Journal Article

Presyncope during progressive hypovolaemia simulated by lower body negative pressure is not prevented by high-dose naloxone.

G Ligtenberg, P J Blankestijn and H A Koomans

in Nephrology Dialysis Transplantation

Volume 13, issue 2, pages 398-403
Published in print February 1998 | ISSN: 0931-0509
Published online February 1998 | e-ISSN: 1460-2385 | DOI: http://dx.doi.org/10.1093/oxfordjournals.ndt.a027837
Presyncope during progressive hypovolaemia simulated by lower body negative pressure is not prevented by high-dose naloxone.

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BACKGROUND: The haemodynamic response to progressive hypovolaemia, whether simulated by lower body negative pressure (LBNP) or head-up tilt, or induced by haemorrhage or haemodialysis, has a typical biphasic pattern: a first, sympathoexcitatory, phase of vasoconstriction, tachycardia, and stable blood pressure, and a second, sympathoinhibitory, phase of vasodilatation, bradycardia, and hypotension. The opioid system is involved in this response, since animal studies showed that opioid antagonism by naloxone can attenuate hypovolaemic hypotension. In humans, this finding could not be confirmed. We hypothesized that this could result from inadequate dosing. METHODS: Six healthy subjects underwent LBNP at -45 mmHg until presyncope before and after administration of naloxone 2 mg/kg. During the study, blood pressure, heart rate, vascular resistance, cardiac output, and plasma beta-endorphin were measured. RESULTS: LBNP caused an immediate increase in vasoconstriction and heart rate, resulting in stable blood pressure. After 12 +/- 3.5 min, vasodilatory hypotension followed, accompanied by a modest increase in plasma beta-endorphin. Naloxone did not alter the first or the second phase of the circulatory response, and tolerance to LBNP even tended to decrease (hypotension after 7.5 +/- 2.0 min, NS). Pre-LBNP plasma beta-endorphin as well as hypotensive levels were increased after naloxone. CONCLUSIONS: Our results suggest that naloxone, in a sufficient dose to interfere with the opioid system, does not influence the circulatory response to simulated hypovolaemia in humans is not influenced by naloxone. Given the mechanistic resemblance of LBNP hypotension to dialysis-induced hypotension, we propose that high-dose naloxone is not useful to treat the latter form of hypotension.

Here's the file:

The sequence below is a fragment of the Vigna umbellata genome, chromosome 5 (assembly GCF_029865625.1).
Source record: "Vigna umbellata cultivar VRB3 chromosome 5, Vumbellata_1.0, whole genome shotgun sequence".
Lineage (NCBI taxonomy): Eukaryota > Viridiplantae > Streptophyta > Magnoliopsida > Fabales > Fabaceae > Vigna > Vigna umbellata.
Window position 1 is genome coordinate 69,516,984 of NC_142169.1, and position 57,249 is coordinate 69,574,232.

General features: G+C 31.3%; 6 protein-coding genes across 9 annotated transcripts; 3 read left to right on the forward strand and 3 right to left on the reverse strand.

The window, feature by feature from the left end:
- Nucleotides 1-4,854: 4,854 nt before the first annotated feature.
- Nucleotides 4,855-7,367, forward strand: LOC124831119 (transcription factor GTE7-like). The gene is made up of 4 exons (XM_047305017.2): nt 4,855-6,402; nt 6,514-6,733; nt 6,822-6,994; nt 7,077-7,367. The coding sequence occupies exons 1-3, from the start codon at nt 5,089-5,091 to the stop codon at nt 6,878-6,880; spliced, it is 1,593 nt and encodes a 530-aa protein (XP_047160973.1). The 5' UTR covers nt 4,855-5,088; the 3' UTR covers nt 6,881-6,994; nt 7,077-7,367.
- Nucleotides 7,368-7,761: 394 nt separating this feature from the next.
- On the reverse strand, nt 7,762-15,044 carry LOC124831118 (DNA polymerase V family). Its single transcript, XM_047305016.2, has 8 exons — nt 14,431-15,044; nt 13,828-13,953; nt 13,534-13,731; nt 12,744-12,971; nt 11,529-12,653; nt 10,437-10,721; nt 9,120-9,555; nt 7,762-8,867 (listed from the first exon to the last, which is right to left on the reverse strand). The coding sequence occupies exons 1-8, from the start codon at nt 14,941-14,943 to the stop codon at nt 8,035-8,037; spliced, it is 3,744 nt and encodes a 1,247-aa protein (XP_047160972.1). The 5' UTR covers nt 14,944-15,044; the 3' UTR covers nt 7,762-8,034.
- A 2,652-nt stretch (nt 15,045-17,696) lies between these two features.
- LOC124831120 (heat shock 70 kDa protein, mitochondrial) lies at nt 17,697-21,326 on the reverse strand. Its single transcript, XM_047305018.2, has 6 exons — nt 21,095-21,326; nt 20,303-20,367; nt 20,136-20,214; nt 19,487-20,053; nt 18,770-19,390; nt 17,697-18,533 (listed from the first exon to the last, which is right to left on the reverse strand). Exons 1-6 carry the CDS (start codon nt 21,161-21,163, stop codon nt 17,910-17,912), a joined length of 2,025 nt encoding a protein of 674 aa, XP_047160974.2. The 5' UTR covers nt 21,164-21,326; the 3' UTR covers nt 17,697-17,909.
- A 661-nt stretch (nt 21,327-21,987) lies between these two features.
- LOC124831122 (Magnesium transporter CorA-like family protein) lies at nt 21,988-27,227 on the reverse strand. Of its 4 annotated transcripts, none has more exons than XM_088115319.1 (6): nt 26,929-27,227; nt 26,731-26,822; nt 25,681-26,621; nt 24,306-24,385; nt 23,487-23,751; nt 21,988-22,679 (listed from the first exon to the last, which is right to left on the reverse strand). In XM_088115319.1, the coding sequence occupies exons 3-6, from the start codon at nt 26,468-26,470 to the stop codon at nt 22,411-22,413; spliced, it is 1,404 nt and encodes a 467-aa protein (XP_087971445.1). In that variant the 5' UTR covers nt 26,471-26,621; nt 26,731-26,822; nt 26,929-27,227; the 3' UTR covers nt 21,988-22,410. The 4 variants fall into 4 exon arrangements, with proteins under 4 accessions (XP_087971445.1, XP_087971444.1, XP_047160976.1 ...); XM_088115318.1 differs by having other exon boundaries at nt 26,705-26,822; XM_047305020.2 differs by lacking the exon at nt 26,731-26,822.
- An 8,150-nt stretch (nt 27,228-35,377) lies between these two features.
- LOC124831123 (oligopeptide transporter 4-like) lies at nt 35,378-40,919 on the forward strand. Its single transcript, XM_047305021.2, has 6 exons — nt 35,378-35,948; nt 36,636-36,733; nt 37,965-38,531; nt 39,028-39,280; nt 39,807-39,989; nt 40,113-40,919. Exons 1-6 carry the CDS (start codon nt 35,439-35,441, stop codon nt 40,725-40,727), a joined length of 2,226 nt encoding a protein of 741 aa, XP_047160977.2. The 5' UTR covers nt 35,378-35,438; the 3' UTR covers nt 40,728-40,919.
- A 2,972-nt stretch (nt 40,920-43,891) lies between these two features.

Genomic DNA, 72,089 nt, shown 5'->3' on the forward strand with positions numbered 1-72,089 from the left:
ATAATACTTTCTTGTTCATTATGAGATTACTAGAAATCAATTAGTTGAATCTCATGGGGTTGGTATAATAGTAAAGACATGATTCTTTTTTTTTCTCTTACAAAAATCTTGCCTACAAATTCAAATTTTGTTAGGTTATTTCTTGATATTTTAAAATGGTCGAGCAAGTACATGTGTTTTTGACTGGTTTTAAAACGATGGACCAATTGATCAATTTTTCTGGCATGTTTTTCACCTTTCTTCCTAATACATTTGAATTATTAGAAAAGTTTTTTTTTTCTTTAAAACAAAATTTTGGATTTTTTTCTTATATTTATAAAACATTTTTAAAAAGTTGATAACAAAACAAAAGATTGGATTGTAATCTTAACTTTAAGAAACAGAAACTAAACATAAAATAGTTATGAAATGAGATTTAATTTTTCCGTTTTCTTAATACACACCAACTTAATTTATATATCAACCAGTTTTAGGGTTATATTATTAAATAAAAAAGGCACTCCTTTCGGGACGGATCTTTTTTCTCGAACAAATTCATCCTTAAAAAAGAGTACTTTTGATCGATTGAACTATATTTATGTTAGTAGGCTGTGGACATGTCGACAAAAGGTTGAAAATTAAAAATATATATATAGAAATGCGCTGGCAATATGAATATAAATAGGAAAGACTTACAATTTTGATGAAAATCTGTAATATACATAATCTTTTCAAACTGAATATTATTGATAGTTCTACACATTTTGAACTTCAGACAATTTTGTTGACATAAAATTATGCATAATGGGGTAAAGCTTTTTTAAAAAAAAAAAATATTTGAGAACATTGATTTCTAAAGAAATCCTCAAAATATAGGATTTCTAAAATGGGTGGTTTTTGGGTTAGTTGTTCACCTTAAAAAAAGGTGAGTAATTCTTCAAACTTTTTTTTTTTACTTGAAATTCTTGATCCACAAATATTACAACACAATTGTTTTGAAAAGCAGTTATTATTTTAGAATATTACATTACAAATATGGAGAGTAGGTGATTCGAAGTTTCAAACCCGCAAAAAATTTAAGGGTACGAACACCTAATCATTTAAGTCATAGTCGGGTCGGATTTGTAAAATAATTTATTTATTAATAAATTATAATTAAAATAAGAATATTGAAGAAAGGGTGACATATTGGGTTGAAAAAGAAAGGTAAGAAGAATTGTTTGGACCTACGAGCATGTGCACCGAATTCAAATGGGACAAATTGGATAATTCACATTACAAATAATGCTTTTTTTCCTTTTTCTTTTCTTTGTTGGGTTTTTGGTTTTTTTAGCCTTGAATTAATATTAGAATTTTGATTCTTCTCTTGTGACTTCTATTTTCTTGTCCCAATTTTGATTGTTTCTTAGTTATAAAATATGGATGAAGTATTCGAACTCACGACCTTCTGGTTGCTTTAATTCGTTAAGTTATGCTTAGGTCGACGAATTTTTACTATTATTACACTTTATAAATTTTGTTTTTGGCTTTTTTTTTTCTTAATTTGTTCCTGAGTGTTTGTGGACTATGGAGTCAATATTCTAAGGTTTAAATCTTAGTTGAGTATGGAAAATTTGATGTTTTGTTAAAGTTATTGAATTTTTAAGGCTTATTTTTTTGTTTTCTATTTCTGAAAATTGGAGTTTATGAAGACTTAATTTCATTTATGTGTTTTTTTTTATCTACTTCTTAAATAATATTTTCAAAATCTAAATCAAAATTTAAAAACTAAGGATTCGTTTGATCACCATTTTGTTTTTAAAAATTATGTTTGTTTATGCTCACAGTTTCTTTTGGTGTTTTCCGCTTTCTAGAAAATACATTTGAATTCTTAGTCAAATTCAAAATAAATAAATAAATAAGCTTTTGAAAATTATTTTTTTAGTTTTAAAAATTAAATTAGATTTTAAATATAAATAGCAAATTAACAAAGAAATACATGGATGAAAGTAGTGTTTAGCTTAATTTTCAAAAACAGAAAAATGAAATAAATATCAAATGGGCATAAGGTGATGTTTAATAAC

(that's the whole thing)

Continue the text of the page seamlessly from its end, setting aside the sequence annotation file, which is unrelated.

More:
Journal Article.  0 words. 

Subjects: Nephrology

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